>>I also think your summary of points 8 and 9 from the Greens Economics sub-policy about budget deficits quite extraordinary. The only person that is dangerously naive is you if you honestly think these concepts are neo-liberal. These principles read to me as a deliberately Keynesian backlash against the neo-liberal friedmaneque policies of State and Federal governments especially during the Howard era.

      Points 8 and 9 are about running balanced budgets and “financing” net spending with debt. What you call Keynesian is no longer applicable because we do not have fixed exchange rates and we use non-convertible currencies. The points 8 and 9 restrict fiscal policy, deny the use of on-going deficits to finance private saving and continue the myth that a sovereign government issuing a non-convertible currency in a flexible exchange rate world is revenue-constrained. None of these propositions are true and they form the basis of the neo-liberal attack on fiscal activism. You should be better informed of the technical side of the monetary economy before you make these sorts of statements. You should also understand that history has moved on and economic systems are fundamentally different now given the collapse of gold standards and the movement to flexible exchange rates. The debate between Keynesian orthodoxy and Friedman-ite monetarists is now moribund (irrelevant).

      >>I am led to believe that there are nearly a dozen economics professors and similarly high level econ professionals around the country who have contributed to these polices, so I guess we can pit accusations of your naivety against theirs, and I know who I would turn to further my economics ‘education’ that you believe we greens supporters require.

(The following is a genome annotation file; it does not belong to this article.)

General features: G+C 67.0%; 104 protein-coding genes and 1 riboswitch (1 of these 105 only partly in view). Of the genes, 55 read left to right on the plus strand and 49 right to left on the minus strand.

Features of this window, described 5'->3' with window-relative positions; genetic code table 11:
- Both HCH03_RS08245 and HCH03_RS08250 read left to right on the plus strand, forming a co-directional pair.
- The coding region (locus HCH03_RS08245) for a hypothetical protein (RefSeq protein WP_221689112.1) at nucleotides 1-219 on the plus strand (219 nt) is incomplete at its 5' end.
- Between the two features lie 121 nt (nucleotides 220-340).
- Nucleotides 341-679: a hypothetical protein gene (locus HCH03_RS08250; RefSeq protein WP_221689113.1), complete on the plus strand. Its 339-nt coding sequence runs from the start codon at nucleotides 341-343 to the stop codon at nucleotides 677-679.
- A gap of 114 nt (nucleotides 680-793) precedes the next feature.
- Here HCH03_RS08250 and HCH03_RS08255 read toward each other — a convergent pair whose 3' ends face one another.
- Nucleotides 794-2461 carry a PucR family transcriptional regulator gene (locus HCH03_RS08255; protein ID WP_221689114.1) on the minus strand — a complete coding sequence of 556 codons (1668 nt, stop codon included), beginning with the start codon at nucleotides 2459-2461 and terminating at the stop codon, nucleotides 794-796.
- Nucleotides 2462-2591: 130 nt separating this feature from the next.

Yes the X million Christians cannot be wrong argument. I hear this always. There are not a dozen macroeconomics professors in Australia who adopt a truly progressive stance and who understand the way the modern monetary economy works. My criticisms focus on the macroeconomics for which I am qualified to speak. If you want to constrain your party to neo-liberal budget conduct then it is fine to ignore what I say. But why don’t you ask your mentors these questions:

      (a) Is the Australian national government revenue-constrained?

      (b) How does the central bank manage reserves to defend its monetary policy target?

      (c) How does the private sector pay taxes if the government hasn’t spent?

      (d) What gives value to the fiat currency which is non-convertible?

      (e) Do they think an economy can achieve sustainable growth if the national government on average is running a balanced budget and the private sector desires to net save over the cycle?

      That should be a good start.

      >>As a final note you argue that greens support for a national carbon trading scheme is further proof of a neo-lib approach.

      It is a matter of fact that The Australian Greens have as part of their official policy – support for a market-based trading scheme as part of a solution to emissions control. That is the basic neo-liberal position too. Use the private market to change resource allocation. So if it is a core neo-liberal policy approach and The Greens support the same approach officially then logic dictates! I don’t care that individuals do not take this approach within the party. My comments were about the current official policy. That is not my invention or interpretation. It is written there in black and white.

      >>The Greens neo-liberal, or even economically naive? I don’t think so.

      The core macroeconomic statements in the economic policy relating to the conduct of the national budget are neo-liberal. Sorry.

      Denial will probably work for you though.

      best wishes
      bill

    6. Lefty says:

      “the myth that a sovereign government issuing a non-convertable currency in a flexible exchange rate world”